Q&A for Under The Moss
Recently, the lovely Sam Ellis asked me lots of questions for Veracity Magazine about Under The Moss. With his permission, I've posted the interview below.
Your debut novel, Under the Moss, is being published soon. How does it feel to have your
first novel published?
It feels a bit weird, to be honest. When you put so much work into something so intimate, where you’ve put all those odd, little thoughts in your head down on a page, it’s strange to then have it printed in a book for anyone to read. When I got my proof copy, I just kept turning it over in my hands thinking, “It’s real. It’s real!” It’s exciting, and I’m lucky to have found a small press who believes in the book, wants to invest in it, and put it out there. I’m excited for people to read it.
Under the Moss - what's it about?
It’s a contemporary novel following the relationship between enigmatic Sophie and troubled Ben. They begin a whirlwind romance, but Ben soon discovers Sophie is hiding something. She won’t talk about her past, and secretly visits a man’s grave. But Ben has a secret of his own. He’s embarrassed about a psychotic episode he experienced while at university, and fearing further mental illness, he struggles to form any sort of relationship with people. Sophie is the first person he’s connected with.
One day, Sophie brings home moss she’s collected from the grave and soon begins an
obsession with moss. Her behaviour becomes erratic, damaging her relationship with Ben, and she eventually becomes ill. Ben tries to help, but when Sophie reveals the secret behind her moss obsession, it breaks their life apart.
Hopefully, readers find it a little dark, a little funny, and a little bit weird, but very readable. When writing it, my hope was that people would describe it as, ‘that strange little book about a girl obsessed with moss.’
Is it fair to say that Under the Moss is a love story?
On the face of it, it’s a pretty one-sided love story. Sophie’s actions suggest she’s in love, but
she never says it to Ben. And the reader might struggle to see why she would love him. She’s
enigmatic and beautiful, and Ben just isn’t. He’s very ordinary, perhaps dull in comparison. Ben just wants someone to love, someone to be with, to not be so lonely. He’ll forgive Sophie almost anything to be with her. We learn late in the book what lies beneath Sophie’s moss obsession and why she's really with Ben, and it breaks his heart. But she's coming from a place of love. It’s definitely not a romance novel. There’s no happily ever after, although there’s hope at the end.
Where did you draw your inspiration from?
The spark of the idea came from when my partner’s mum was choosing her name for a new
puppy. She said, “I really like Moss.” It set my brain whirring. I couldn’t shake thoughts of what
would happen if someone really, really liked moss. I started seeing moss everywhere. And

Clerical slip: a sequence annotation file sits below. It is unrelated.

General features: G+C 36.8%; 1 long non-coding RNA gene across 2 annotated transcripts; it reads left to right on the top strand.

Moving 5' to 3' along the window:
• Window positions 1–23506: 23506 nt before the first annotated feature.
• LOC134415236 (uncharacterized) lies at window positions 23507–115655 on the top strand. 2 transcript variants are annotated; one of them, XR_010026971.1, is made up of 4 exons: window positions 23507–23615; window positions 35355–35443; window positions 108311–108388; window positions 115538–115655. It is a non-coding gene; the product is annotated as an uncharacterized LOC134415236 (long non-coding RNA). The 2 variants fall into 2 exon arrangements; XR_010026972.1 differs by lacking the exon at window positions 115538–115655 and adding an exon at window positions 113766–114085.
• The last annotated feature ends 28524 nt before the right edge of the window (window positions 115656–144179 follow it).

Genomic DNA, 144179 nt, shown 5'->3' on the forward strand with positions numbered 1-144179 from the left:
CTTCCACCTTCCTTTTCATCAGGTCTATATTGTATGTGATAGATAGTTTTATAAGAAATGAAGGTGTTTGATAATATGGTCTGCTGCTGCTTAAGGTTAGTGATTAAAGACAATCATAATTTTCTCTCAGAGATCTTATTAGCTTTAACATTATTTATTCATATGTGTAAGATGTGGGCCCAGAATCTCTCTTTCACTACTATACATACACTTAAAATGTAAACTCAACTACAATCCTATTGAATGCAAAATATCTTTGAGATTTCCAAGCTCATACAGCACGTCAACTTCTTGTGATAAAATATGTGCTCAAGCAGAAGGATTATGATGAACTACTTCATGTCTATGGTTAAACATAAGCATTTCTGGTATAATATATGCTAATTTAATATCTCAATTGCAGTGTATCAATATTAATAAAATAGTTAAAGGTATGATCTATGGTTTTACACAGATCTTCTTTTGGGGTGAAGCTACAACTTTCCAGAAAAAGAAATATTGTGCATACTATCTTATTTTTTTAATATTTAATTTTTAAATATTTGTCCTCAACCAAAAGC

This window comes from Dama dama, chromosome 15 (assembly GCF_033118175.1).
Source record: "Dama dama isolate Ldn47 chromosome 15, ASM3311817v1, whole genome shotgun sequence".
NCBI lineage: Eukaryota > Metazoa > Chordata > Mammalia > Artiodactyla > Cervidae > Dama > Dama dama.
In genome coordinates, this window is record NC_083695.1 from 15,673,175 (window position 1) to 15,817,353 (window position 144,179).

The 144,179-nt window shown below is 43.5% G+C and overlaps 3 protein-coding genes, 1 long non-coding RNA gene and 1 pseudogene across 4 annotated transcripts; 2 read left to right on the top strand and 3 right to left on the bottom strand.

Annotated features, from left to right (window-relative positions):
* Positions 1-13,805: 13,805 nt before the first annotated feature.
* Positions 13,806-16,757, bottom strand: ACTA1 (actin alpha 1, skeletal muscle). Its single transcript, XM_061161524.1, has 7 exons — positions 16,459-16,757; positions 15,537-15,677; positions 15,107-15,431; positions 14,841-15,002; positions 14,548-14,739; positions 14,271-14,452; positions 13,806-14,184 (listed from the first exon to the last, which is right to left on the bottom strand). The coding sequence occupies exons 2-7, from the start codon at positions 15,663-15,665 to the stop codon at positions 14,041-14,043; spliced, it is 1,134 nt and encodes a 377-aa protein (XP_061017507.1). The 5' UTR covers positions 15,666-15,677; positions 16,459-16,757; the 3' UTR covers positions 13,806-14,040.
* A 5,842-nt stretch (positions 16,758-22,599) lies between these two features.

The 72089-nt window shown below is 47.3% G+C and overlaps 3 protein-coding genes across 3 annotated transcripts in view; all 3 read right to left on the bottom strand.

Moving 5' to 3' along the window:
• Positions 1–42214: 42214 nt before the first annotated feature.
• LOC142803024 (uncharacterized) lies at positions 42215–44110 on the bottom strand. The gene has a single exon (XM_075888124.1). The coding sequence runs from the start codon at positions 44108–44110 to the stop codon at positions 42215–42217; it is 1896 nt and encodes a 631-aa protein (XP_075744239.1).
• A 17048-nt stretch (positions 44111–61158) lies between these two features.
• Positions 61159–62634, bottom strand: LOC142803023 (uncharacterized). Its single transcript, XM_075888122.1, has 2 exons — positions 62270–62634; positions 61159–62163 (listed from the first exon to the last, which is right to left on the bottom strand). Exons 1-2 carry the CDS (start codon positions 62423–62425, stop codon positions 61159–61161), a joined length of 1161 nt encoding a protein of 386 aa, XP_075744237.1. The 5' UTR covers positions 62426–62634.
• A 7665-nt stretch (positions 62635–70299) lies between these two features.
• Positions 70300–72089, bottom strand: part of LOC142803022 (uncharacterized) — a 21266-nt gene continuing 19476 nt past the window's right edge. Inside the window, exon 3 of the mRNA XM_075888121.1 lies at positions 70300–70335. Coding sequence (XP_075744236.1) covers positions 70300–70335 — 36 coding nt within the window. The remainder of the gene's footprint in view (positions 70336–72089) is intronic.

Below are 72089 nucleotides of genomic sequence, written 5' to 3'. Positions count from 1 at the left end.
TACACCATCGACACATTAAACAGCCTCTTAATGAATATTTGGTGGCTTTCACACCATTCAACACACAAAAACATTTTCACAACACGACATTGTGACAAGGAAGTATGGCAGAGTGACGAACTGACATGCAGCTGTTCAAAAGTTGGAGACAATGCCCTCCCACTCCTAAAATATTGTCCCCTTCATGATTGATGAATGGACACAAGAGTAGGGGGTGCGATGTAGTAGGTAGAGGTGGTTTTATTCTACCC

soon after wrote a short story about a woman who loves moss so much, she starts eating it. It’s not my best story, but the ideas in it wouldn’t let go of me, and when I decided to write a novel, something inside me insisted it be about a moss obsession. The story grew as I explored reasons someone would be obsessed by moss.
I drew a lot of the novel from my own experience. Many first novels include a lot of
autobiographical stuff. All my previous relationships have provided inspiration, and I
shouldn’t admit it, but there’s probably more of me in Sophie’s character than Ben’s. Also, I knew some troubled people when I was younger. All of that experience went in the mixing bowl and came out as Under the Moss.
Under the Moss's subject matter is thought provoking in that it looks very closely at
obsession. Did you find it hard to write on a subject that can be disturbing?
I took the easy way out to some extent in that I wrote the book from the point of view of
someone living with the person who’s obsessed rather than in the head of the one obsessing. The other way round would be a very different book, and one I might write one day. I think we all get a little obsessed by things occasionally, so it was a matter of finding those feelings and amplifying them. Everyone knows someone who has taken on a hobby which has escalated quickly. They start off with a cheap set of golf clubs and in a month, they’re spending thousands on a putter and the exact same shoes worn by Tiger Woods. The things Sophie does in the novel are pretty wild and escalate so they’re damaging to both her and Ben. She gets completely lost in moss because there’s a vacuum in her she needs to fill. But I hope readers see some humour in Sophie’s actions, although she’s actually someone really
struggling with grief.
Did you have many difficulties with the writing process?
I didn’t write moss linearly. I jotted scenes in my notebook as they came to me. They might be a page long or a chapter length, and once I’d typed them up, I spent ages piecing everything
together like a jigsaw and filling in gaps in the story line to glue everything together. Sometimes I got a bit stuck on how things fitted together, but then an idea would suddenly come to me out of nowhere. There are loads of sections that got edited out. There was a character I really liked who I had to cut—he was funny but wasn’t needed for the story. I don’t think I’ll ever feel the novel is finished—I think there’d always be things I’d change, but I have to let it go and move onto the next thing. When I started on Under the Moss, I was still learning to write, and it helped me get better. I’m still learning now. All writers continually learn and improve the more they write. It never stops.